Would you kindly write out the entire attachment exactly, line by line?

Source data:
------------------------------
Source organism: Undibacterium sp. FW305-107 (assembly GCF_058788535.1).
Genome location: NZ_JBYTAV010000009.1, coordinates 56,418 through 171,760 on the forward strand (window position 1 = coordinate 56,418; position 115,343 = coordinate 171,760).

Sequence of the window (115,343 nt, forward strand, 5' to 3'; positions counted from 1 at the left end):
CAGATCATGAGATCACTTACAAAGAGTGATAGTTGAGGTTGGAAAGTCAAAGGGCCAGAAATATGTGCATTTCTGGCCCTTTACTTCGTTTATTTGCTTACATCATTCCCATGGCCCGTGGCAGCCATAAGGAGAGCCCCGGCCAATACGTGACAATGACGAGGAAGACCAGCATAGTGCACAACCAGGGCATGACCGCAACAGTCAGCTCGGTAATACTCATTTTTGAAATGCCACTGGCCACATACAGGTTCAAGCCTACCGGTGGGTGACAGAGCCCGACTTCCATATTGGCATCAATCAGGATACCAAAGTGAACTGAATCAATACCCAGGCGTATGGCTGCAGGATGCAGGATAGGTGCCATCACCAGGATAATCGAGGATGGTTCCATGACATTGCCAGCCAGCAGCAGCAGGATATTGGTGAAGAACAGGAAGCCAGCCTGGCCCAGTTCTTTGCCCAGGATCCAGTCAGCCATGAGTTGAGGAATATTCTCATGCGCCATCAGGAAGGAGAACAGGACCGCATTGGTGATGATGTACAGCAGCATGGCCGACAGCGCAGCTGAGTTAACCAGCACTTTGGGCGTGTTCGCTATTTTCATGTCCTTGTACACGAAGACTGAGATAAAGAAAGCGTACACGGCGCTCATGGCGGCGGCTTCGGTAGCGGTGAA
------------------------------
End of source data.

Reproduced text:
Source organism: Undibacterium sp. FW305-107 (assembly GCF_058788535.1).
Genome location: NZ_JBYTAV010000009.1, coordinates 56,418 through 171,760 on the forward strand (window position 1 = coordinate 56,418; position 115,343 = coordinate 171,760).

Sequence of the window (115,343 nt, forward strand, 5' to 3'; positions counted from 1 at the left end):
CAGATCATGAGATCACTTACAAAGAGTGATAGTTGAGGTTGGAAAGTCAAAGGGCCAGAAATATGTGCATTTCTGGCCCTTTACTTCGTTTATTTGCTTACATCATTCCCATGGCCCGTGGCAGCCATAAGGAGAGCCCCGGCCAATACGTGACAATGACGAGGAAGACCAGCATAGTGCACAACCAGGGCATGACCGCAACAGTCAGCTCGGTAATACTCATTTTTGAAATGCCACTGGCCACATACAGGTTCAAGCCTACCGGTGGGTGACAGAGCCCGACTTCCATATTGGCATCAATCAGGATACCAAAGTGAACTGAATCAATACCCAGGCGTATGGCTGCAGGATGCAGGATAGGTGCCATCACCAGGATAATCGAGGATGGTTCCATGACATTGCCAGCCAGCAGCAGCAGGATATTGGTGAAGAACAGGAAGCCAGCCTGGCCCAGTTCTTTGCCCAGGATCCAGTCAGCCATGAGTTGAGGAATATTCTCATGCGCCATCAGGAAGGAGAACAGGACCGCATTGGTGATGATGTACAGCAGCATGGCCGACAGCGCAGCTGAGTTAACCAGCACTTTGGGCGTGTTCGCTATTTTCATGTCCTTGTACACGAAGACTGAGATAAAGAAAGCGTACACGGCGCTCATGGCGGCGGCTTCGGTAGCGGTGAA